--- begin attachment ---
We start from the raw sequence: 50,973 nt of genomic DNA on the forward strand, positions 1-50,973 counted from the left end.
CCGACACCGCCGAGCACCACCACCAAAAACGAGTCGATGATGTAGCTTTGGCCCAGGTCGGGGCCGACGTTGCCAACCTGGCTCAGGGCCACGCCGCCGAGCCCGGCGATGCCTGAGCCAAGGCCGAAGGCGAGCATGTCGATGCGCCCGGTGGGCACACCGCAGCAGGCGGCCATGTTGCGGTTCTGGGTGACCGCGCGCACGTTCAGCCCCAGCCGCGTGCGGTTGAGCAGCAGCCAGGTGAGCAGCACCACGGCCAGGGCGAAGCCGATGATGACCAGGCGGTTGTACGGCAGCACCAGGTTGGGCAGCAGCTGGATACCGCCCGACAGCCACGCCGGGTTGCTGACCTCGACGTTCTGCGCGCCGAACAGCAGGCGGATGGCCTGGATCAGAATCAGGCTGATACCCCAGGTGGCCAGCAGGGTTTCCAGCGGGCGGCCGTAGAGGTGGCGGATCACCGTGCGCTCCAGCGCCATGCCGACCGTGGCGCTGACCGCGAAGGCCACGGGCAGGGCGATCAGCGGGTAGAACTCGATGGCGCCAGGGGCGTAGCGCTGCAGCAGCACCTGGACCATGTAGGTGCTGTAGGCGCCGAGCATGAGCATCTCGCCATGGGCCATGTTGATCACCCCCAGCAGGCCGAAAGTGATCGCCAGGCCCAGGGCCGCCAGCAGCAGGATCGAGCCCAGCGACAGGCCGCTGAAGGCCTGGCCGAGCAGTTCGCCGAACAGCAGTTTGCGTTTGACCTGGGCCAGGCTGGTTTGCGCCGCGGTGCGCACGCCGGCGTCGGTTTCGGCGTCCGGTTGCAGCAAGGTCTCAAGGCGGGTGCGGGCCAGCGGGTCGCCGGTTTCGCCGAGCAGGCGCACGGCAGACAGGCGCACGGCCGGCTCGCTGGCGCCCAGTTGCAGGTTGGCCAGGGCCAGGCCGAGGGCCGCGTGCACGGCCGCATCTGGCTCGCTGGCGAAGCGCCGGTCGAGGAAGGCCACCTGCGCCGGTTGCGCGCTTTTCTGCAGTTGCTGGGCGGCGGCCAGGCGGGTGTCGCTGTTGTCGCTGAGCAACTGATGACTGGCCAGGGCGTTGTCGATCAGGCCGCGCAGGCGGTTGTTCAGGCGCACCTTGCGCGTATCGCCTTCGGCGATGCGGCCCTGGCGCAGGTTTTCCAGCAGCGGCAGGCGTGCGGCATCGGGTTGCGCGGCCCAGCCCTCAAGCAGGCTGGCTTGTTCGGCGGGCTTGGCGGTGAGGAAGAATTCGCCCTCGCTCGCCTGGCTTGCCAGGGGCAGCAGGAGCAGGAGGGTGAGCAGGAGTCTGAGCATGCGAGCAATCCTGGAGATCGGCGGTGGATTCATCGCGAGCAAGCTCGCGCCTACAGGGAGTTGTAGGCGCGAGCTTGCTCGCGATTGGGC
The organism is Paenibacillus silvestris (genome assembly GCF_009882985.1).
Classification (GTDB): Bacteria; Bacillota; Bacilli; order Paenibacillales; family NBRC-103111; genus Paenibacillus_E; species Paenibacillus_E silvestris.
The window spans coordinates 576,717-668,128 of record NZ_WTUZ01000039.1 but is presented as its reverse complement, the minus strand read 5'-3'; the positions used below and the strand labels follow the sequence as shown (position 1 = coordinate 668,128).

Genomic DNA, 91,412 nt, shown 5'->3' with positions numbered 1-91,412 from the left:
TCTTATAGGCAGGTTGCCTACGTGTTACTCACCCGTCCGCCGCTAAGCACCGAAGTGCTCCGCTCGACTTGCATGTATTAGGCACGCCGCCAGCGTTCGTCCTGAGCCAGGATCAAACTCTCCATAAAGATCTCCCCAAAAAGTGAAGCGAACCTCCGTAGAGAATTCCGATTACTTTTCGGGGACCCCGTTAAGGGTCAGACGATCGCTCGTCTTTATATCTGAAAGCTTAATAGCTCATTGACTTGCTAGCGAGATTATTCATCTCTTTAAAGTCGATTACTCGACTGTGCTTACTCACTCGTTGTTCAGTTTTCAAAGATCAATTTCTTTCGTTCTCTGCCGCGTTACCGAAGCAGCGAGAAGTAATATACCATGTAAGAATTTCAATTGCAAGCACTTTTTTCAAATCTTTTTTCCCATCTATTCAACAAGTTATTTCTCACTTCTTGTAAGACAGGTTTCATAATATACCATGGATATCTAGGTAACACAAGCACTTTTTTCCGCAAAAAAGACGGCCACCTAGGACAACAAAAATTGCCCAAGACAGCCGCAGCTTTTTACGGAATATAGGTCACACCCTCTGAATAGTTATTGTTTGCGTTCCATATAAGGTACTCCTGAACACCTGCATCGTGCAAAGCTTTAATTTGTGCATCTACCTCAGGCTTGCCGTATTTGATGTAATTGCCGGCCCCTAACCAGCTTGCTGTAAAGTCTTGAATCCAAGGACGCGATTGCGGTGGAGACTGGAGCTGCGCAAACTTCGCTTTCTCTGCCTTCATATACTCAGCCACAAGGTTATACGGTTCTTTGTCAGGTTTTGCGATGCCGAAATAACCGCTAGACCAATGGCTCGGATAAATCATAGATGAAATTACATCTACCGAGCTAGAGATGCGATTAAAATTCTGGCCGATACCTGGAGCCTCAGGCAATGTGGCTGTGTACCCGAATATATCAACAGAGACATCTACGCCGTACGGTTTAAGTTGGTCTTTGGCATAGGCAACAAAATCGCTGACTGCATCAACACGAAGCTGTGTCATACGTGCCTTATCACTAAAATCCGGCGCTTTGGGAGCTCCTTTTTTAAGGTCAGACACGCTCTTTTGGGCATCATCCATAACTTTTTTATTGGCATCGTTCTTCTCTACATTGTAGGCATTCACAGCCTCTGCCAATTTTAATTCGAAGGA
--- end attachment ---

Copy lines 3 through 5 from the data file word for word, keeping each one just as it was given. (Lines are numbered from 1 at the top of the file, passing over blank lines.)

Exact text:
The organism is Paenibacillus silvestris (genome assembly GCF_009882985.1).
Classification (GTDB): Bacteria; Bacillota; Bacilli; order Paenibacillales; family NBRC-103111; genus Paenibacillus_E; species Paenibacillus_E silvestris.
The window spans coordinates 576,717-668,128 of record NZ_WTUZ01000039.1 but is presented as its reverse complement, the minus strand read 5'-3'; the positions used below and the strand labels follow the sequence as shown (position 1 = coordinate 668,128).